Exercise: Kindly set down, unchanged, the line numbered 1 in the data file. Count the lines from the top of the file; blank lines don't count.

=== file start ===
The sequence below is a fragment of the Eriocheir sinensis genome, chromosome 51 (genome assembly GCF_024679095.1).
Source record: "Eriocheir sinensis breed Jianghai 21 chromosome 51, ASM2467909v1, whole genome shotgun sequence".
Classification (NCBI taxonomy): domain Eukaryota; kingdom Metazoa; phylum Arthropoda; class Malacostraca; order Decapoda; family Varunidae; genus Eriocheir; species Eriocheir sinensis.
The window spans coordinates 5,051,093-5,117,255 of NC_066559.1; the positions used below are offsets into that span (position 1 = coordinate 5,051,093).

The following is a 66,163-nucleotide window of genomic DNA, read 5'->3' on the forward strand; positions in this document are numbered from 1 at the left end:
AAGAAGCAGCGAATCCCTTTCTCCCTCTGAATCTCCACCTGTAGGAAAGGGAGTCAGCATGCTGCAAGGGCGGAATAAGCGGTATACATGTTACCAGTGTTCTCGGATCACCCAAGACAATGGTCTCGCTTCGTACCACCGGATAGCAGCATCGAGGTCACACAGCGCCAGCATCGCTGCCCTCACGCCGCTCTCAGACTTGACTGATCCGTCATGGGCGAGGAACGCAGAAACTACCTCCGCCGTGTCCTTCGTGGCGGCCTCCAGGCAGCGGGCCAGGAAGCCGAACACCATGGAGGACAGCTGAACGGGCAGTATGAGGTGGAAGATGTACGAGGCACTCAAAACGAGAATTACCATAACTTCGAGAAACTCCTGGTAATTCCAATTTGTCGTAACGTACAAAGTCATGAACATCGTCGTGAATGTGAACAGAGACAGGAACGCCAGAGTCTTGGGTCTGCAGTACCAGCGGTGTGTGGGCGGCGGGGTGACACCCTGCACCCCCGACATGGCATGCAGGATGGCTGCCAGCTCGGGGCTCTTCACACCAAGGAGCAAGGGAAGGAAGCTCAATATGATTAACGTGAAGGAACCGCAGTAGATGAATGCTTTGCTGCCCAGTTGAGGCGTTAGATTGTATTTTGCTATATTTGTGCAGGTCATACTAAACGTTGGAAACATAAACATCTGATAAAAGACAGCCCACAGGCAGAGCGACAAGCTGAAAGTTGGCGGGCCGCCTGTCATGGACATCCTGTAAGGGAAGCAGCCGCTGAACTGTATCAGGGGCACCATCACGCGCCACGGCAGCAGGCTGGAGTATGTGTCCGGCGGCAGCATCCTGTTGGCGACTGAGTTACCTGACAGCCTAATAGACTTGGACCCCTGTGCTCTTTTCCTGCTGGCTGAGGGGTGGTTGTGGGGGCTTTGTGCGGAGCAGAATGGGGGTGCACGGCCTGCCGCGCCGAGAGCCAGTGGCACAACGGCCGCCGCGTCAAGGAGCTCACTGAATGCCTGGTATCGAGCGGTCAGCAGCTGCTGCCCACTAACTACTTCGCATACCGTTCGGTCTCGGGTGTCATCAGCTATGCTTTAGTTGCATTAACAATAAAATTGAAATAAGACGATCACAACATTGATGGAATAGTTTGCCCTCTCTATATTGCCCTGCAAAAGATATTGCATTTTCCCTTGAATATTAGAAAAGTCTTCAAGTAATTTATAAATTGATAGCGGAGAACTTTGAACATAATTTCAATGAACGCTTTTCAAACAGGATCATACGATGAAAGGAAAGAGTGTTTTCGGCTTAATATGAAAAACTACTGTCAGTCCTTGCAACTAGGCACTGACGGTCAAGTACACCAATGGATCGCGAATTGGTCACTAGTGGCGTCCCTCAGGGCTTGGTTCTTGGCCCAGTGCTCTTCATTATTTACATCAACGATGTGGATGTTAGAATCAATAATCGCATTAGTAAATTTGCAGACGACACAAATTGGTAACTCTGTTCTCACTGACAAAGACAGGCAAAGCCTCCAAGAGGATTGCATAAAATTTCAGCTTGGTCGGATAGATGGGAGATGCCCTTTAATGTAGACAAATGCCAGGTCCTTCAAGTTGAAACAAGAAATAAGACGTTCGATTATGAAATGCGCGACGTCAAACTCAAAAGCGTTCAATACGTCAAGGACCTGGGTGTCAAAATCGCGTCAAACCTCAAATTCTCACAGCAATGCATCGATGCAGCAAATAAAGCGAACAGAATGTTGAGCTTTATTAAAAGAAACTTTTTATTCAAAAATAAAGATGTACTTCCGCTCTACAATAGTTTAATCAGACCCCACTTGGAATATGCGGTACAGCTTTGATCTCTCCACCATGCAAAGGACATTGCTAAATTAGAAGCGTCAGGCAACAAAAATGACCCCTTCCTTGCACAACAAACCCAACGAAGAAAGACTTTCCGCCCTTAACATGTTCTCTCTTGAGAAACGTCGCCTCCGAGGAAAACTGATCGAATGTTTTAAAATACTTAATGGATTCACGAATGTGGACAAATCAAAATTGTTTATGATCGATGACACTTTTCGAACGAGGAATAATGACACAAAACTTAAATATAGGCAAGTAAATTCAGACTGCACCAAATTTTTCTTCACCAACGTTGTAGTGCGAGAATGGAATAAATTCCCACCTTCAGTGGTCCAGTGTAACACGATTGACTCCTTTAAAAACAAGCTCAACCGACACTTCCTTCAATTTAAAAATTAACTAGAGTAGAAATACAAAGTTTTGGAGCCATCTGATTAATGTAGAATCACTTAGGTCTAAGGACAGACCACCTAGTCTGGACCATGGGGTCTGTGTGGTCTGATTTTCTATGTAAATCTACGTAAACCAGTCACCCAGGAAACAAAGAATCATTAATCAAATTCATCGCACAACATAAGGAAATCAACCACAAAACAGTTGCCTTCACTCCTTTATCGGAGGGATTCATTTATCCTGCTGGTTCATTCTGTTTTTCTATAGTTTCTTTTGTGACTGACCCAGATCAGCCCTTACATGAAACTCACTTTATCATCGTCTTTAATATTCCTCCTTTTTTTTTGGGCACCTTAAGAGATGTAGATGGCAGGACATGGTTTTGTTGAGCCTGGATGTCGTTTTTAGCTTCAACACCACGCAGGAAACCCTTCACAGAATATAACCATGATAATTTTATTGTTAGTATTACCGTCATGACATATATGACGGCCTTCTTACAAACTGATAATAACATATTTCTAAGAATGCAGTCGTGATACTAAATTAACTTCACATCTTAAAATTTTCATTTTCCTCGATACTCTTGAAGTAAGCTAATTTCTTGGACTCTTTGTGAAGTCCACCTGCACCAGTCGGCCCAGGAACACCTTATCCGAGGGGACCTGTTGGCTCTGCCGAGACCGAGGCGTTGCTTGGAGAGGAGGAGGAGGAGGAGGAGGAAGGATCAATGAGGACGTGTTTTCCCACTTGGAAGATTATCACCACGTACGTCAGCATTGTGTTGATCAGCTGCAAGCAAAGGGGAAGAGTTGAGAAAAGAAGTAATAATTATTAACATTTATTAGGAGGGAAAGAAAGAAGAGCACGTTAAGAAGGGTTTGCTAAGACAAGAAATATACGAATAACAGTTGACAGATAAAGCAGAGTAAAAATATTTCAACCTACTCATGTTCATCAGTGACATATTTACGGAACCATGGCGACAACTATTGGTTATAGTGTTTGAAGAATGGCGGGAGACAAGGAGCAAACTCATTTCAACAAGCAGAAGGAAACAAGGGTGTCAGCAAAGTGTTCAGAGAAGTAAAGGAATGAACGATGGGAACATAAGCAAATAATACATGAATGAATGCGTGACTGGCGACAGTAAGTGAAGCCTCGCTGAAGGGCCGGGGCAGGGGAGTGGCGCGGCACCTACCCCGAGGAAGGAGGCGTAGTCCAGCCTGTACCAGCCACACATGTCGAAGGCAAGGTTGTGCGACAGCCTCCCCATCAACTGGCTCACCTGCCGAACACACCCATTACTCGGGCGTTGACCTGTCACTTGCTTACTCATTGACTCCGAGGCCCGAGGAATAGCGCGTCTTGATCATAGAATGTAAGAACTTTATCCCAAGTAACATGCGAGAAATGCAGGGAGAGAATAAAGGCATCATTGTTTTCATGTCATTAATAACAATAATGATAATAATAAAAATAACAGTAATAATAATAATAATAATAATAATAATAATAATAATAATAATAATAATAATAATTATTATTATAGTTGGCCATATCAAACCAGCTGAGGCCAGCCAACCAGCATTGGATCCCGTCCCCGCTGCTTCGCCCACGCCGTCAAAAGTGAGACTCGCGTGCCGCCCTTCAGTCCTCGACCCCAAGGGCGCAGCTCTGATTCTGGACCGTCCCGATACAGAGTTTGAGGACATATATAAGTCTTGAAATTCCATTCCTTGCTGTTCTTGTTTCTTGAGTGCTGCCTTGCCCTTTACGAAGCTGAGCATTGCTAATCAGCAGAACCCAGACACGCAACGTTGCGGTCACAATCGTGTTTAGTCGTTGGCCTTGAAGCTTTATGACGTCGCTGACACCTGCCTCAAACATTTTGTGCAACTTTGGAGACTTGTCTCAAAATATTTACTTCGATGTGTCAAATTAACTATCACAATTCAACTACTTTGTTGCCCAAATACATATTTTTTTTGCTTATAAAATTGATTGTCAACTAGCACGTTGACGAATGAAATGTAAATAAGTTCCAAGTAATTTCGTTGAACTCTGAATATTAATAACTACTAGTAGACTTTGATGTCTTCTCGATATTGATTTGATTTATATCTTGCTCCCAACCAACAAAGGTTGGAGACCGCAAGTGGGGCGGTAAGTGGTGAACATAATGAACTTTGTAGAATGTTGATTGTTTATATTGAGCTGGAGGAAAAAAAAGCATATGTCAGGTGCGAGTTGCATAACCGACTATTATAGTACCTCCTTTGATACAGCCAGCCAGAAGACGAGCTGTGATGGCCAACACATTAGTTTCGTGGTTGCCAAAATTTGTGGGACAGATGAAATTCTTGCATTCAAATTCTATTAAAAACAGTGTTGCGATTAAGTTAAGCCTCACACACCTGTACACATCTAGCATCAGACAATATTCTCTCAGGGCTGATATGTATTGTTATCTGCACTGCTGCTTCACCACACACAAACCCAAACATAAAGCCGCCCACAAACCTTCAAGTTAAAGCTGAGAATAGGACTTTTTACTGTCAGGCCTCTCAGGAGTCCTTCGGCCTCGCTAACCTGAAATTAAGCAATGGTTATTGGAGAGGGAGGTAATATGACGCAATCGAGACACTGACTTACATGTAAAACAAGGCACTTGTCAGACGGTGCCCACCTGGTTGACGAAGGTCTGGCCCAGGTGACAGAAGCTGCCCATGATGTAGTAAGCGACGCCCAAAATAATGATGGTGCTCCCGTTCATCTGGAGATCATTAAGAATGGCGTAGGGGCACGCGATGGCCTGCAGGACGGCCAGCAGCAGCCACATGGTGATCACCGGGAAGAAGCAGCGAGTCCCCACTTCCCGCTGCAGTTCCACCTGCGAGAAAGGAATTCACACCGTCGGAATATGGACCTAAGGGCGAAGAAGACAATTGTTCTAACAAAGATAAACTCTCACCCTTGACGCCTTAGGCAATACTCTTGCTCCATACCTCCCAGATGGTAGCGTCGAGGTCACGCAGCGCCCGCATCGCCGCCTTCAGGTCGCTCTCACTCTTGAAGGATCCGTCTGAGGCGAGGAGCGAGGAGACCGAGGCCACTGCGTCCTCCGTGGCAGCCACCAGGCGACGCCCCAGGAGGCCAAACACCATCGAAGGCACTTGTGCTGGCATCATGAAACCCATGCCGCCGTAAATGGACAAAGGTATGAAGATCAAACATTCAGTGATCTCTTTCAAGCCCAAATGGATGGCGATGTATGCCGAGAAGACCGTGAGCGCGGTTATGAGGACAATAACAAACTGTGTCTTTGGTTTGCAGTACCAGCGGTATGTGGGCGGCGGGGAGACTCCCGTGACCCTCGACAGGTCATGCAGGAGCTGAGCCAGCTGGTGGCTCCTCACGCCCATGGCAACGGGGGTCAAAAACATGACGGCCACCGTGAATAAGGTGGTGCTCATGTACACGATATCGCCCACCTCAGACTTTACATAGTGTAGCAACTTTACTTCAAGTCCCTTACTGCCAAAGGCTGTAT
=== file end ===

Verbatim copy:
The sequence below is a fragment of the Eriocheir sinensis genome, chromosome 51 (genome assembly GCF_024679095.1).